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This Month's Highlights
Psychiatric Services 2003; doi: 10.1176/appi.ps.54.1.11
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Aggressive monitoring of outpatient psychotherapy by managed behavioral health care organizations has alienated many practitioners, and studies have shown that the administrative costs of such keen oversight may not be justified. How much management is necessary to ensure appropriate care, minimize friction with clinicians, and avoid high administrative costs? In this month's lead article, William Goldman, M.D., and his colleagues report on a study of four years of data from a program implemented by United Behavioral Health to flexibly manage outpatient psychotherapy by influencing the practice patterns of providers. The program encouraged clinicians to attend to treatment planning and provided routine oversight by a clinical psychopharmacologist. The authors compared the treatment of 18,000 program patients with 11,000 non-program patients. They found a lower incidence of medication prescribing errors and therapist switching among program patients. No differences were observed in the likelihood of early termination or of having multiple treatment episodes. Cost savings realized by the program did not appear to be at the expense of care; however, the authors note that the study is only a first step in opening the "black box" of specialty managed mental health care (see page 41).

Kim Hopper, Ph.D., and Susan M. Barrow, Ph.D., describe two distinct traditions that have informed the supported housing movement and have shaped the character of programs that house people with serious mental illness. The first— "housing as housing"—originated in the mental health field and advocates normalized, less-structured alternatives to clinically managed residential programs. The second— "integrated housing development"—stems from the movement to combat homelessness by preserving and creating affordable housing for diverse impoverished groups. The authors describe the distinctive premises, guiding concerns, and developmental logic of each lineage. One of the authors' aims is to help ensure that outcomes assessment of supported housing programs takes into account the different notions of social good represented by the two traditions (see page 50).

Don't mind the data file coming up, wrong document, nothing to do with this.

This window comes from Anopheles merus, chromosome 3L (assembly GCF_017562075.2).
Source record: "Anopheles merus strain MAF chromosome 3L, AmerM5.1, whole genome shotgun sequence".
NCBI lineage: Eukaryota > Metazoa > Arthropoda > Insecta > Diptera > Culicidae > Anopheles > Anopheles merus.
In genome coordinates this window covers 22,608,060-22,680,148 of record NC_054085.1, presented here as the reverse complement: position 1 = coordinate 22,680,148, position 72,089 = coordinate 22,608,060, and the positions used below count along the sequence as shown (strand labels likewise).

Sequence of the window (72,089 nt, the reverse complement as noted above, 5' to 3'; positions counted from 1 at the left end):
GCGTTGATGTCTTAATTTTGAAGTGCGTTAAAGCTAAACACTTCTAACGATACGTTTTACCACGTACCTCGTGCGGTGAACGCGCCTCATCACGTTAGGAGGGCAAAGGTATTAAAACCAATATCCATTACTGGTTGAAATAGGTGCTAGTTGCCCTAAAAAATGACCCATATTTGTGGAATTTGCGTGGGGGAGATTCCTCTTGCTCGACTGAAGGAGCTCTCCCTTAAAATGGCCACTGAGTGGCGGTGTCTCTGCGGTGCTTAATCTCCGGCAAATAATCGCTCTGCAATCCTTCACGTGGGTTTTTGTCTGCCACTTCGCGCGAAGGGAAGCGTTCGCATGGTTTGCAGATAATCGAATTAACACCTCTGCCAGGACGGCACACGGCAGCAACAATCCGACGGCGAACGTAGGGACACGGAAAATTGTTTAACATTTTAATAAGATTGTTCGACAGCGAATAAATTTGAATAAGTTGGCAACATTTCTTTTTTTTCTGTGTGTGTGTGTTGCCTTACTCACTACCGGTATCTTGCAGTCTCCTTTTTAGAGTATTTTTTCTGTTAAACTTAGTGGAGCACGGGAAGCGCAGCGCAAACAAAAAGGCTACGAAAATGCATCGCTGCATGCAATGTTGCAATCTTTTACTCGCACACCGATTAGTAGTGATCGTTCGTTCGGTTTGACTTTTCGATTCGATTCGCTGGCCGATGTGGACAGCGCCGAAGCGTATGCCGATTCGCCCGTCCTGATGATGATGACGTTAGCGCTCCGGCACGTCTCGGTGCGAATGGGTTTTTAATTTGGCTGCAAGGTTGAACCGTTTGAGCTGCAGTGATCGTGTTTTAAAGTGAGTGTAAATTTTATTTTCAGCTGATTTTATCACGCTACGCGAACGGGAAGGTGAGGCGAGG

Surveys suggest that up to 25 percent of outpatients with schizophrenia receive more than one antipsychotic, despite the lack of controlled trials of such combination therapy and the recommendations of experts that it should be used only as a last resort. Andre Tapp, M.D., and his colleagues sought to determine why clinicians prescribe antipsychotic combinations by examining data for nearly 1,800 outpatients who were receiving at least one antipsychotic. They found that 93 patients (13 percent) received combination antipsychotic therapy of more than 30 days' duration. In most cases (62 percent), a conventional antipsychotic was added to an atypical agent. The main reason for prescribing a secondary antipsychotic was to improve persistent positive symptoms. Some clinicians had intended to switch a patient to an atypical antipsychotic but found the combination so advantageous that they were reluctant to discontinue the conventional agent, even though the patient had not been tried on the atypical antipsychotic alone. The authors conclude that because such combination therapy is prevalent, studies assessing its risks and benefits are urgently needed (see page 55).

Among the more than 196,000 children and adolescents enrolled in Medicaid managed care in Connecticut from June 1998 to July 1999, nearly 5 percent received at least one psychotropic medication, and 13.6 percent of those who received any psychotropics were taking more than one. Andrés Martin, M.D., M.P.H., and his colleagues used multiple logistic regression models to determine characteristics associated with use of psychotropic drugs. They found that youths who were taking psychotropics, either alone or in combination, were significantly more likely to be in state custody, male, and older and less likely to be African American or Hispanic. The authors note that more research is needed to ensure the use of rational polypharmacy among youths (see page 72).

• A report on the 2002 Institute on Psychiatric Services highlights current issues in public-sector psychiatry (see page 12).

• The Law & Psychiatry column describes shortcomings in California's new outpatient commitment statute (see page 26).

• The promise of independent external review of health plan coverage as a way to strengthen the consumer voice is addressed in the Managed Care column (see page 24).

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